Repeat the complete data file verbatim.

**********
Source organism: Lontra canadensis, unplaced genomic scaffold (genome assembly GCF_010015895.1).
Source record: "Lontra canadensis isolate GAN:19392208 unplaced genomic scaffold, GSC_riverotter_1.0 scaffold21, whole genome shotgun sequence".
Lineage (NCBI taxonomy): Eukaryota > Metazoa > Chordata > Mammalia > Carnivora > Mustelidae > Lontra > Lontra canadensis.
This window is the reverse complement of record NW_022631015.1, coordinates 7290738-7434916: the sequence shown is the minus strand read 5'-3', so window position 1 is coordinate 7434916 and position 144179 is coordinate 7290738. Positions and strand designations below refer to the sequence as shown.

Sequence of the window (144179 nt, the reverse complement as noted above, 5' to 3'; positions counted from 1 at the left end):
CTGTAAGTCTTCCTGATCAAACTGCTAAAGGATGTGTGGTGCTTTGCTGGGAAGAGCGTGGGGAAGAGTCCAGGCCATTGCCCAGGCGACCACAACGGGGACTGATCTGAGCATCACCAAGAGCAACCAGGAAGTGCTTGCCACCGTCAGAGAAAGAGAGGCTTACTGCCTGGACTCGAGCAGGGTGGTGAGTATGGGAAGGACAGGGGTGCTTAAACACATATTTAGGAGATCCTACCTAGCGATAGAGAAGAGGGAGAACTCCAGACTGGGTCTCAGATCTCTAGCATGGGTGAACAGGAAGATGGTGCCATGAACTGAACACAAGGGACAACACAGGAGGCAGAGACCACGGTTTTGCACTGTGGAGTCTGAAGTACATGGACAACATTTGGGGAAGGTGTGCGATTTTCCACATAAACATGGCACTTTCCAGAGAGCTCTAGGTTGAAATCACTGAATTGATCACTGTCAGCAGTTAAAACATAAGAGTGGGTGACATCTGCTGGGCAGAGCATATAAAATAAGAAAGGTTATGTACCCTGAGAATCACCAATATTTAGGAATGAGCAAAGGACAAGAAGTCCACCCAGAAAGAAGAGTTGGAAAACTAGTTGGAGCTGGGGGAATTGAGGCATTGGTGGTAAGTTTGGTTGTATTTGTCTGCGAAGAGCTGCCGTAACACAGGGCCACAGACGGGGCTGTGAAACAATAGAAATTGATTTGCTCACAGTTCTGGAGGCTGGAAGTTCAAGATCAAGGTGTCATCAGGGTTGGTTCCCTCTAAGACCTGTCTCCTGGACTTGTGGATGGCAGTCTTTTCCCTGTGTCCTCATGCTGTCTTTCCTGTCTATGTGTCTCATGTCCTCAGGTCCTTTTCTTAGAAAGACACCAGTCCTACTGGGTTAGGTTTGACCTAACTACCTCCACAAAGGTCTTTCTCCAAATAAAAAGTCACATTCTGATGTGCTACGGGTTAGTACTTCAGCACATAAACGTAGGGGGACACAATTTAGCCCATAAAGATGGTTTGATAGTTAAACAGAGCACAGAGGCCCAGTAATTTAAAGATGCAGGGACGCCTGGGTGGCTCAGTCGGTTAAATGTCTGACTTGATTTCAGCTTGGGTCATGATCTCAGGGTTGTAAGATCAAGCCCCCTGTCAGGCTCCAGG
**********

Source organism: Lontra canadensis, unplaced genomic scaffold (genome assembly GCF_010015895.1).
Source record: "Lontra canadensis isolate GAN:19392208 unplaced genomic scaffold, GSC_riverotter_1.0 scaffold21, whole genome shotgun sequence".
Lineage (NCBI taxonomy): Eukaryota > Metazoa > Chordata > Mammalia > Carnivora > Mustelidae > Lontra > Lontra canadensis.
This window is the reverse complement of record NW_022631015.1, coordinates 7290738-7434916: the sequence shown is the minus strand read 5'-3', so window position 1 is coordinate 7434916 and position 144179 is coordinate 7290738. Positions and strand designations below refer to the sequence as shown.

Sequence of the window (144179 nt, the reverse complement as noted above, 5' to 3'; positions counted from 1 at the left end):
CTGTAAGTCTTCCTGATCAAACTGCTAAAGGATGTGTGGTGCTTTGCTGGGAAGAGCGTGGGGAAGAGTCCAGGCCATTGCCCAGGCGACCACAACGGGGACTGATCTGAGCATCACCAAGAGCAACCAGGAAGTGCTTGCCACCGTCAGAGAAAGAGAGGCTTACTGCCTGGACTCGAGCAGGGTGGTGAGTATGGGAAGGACAGGGGTGCTTAAACACATATTTAGGAGATCCTACCTAGCGATAGAGAAGAGGGAGAACTCCAGACTGGGTCTCAGATCTCTAGCATGGGTGAACAGGAAGATGGTGCCATGAACTGAACACAAGGGACAACACAGGAGGCAGAGACCACGGTTTTGCACTGTGGAGTCTGAAGTACATGGACAACATTTGGGGAAGGTGTGCGATTTTCCACATAAACATGGCACTTTCCAGAGAGCTCTAGGTTGAAATCACTGAATTGATCACTGTCAGCAGTTAAAACATAAGAGTGGGTGACATCTGCTGGGCAGAGCATATAAAATAAGAAAGGTTATGTACCCTGAGAATCACCAATATTTAGGAATGAGCAAAGGACAAGAAGTCCACCCAGAAAGAAGAGTTGGAAAACTAGTTGGAGCTGGGGGAATTGAGGCATTGGTGGTAAGTTTGGTTGTATTTGTCTGCGAAGAGCTGCCGTAACACAGGGCCACAGACGGGGCTGTGAAACAATAGAAATTGATTTGCTCACAGTTCTGGAGGCTGGAAGTTCAAGATCAAGGTGTCATCAGGGTTGGTTCCCTCTAAGACCTGTCTCCTGGACTTGTGGATGGCAGTCTTTTCCCTGTGTCCTCATGCTGTCTTTCCTGTCTATGTGTCTCATGTCCTCAGGTCCTTTTCTTAGAAAGACACCAGTCCTACTGGGTTAGGTTTGACCTAACTACCTCCACAAAGGTCTTTCTCCAAATAAAAAGTCACATTCTGATGTGCTACGGGTTAGTACTTCAGCACATAAACGTAGGGGGACACAATTTAGCCCATAAAGATGGTTTGATAGTTAAACAGAGCACAGAGGCCCAGTAATTTAAAGATGCAGGGACGCCTGGGTGGCTCAGTCGGTTAAATGTCTGACTTGATTTCAGCTTGGGTCATGATCTCAGGGTTGTAAGATCAAGCCCCCTGTCAGGCTCCAGG